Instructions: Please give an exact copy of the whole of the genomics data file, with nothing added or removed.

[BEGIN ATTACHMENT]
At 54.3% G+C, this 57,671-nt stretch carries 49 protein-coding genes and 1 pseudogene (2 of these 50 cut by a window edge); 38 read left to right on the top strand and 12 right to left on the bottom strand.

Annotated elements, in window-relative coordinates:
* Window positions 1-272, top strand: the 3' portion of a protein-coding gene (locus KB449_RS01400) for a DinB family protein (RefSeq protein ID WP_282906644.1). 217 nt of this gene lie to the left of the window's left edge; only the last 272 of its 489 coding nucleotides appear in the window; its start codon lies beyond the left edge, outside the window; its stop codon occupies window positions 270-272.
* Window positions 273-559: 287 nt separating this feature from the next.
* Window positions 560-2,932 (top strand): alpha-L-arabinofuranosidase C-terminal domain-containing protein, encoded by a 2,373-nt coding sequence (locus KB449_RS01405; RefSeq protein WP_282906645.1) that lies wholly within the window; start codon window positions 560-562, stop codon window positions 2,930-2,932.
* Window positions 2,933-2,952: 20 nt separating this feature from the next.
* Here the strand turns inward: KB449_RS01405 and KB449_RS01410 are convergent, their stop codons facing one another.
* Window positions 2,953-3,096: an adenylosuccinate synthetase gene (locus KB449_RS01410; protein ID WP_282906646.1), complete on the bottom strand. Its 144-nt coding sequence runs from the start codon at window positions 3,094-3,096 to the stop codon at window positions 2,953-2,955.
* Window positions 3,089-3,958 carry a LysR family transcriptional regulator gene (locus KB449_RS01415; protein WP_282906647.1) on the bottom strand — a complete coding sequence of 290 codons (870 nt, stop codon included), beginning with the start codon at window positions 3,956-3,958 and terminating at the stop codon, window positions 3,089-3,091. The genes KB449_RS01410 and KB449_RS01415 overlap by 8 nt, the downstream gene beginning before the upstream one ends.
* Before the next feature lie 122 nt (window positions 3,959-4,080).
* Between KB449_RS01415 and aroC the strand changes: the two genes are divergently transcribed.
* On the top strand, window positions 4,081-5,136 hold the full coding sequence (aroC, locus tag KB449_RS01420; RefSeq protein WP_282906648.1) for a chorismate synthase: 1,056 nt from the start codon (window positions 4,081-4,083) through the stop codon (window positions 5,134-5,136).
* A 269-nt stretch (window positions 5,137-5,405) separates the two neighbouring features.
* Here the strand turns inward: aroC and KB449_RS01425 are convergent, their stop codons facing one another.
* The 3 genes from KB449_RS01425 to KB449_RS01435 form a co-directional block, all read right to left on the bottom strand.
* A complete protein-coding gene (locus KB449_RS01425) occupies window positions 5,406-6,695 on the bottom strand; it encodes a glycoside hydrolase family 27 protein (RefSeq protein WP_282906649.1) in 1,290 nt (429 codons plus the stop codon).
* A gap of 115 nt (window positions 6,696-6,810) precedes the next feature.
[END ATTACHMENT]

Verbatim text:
At 54.3% G+C, this 57,671-nt stretch carries 49 protein-coding genes and 1 pseudogene (2 of these 50 cut by a window edge); 38 read left to right on the top strand and 12 right to left on the bottom strand.

Annotated elements, in window-relative coordinates:
* Window positions 1-272, top strand: the 3' portion of a protein-coding gene (locus KB449_RS01400) for a DinB family protein (RefSeq protein ID WP_282906644.1). 217 nt of this gene lie to the left of the window's left edge; only the last 272 of its 489 coding nucleotides appear in the window; its start codon lies beyond the left edge, outside the window; its stop codon occupies window positions 270-272.
* Window positions 273-559: 287 nt separating this feature from the next.
* Window positions 560-2,932 (top strand): alpha-L-arabinofuranosidase C-terminal domain-containing protein, encoded by a 2,373-nt coding sequence (locus KB449_RS01405; RefSeq protein WP_282906645.1) that lies wholly within the window; start codon window positions 560-562, stop codon window positions 2,930-2,932.
* Window positions 2,933-2,952: 20 nt separating this feature from the next.
* Here the strand turns inward: KB449_RS01405 and KB449_RS01410 are convergent, their stop codons facing one another.
* Window positions 2,953-3,096: an adenylosuccinate synthetase gene (locus KB449_RS01410; protein ID WP_282906646.1), complete on the bottom strand. Its 144-nt coding sequence runs from the start codon at window positions 3,094-3,096 to the stop codon at window positions 2,953-2,955.
* Window positions 3,089-3,958 carry a LysR family transcriptional regulator gene (locus KB449_RS01415; protein WP_282906647.1) on the bottom strand — a complete coding sequence of 290 codons (870 nt, stop codon included), beginning with the start codon at window positions 3,956-3,958 and terminating at the stop codon, window positions 3,089-3,091. The genes KB449_RS01410 and KB449_RS01415 overlap by 8 nt, the downstream gene beginning before the upstream one ends.
* Before the next feature lie 122 nt (window positions 3,959-4,080).
* Between KB449_RS01415 and aroC the strand changes: the two genes are divergently transcribed.
* On the top strand, window positions 4,081-5,136 hold the full coding sequence (aroC, locus tag KB449_RS01420; RefSeq protein WP_282906648.1) for a chorismate synthase: 1,056 nt from the start codon (window positions 4,081-4,083) through the stop codon (window positions 5,134-5,136).
* A 269-nt stretch (window positions 5,137-5,405) separates the two neighbouring features.
* Here the strand turns inward: aroC and KB449_RS01425 are convergent, their stop codons facing one another.
* The 3 genes from KB449_RS01425 to KB449_RS01435 form a co-directional block, all read right to left on the bottom strand.
* A complete protein-coding gene (locus KB449_RS01425) occupies window positions 5,406-6,695 on the bottom strand; it encodes a glycoside hydrolase family 27 protein (RefSeq protein WP_282906649.1) in 1,290 nt (429 codons plus the stop codon).
* A gap of 115 nt (window positions 6,696-6,810) precedes the next feature.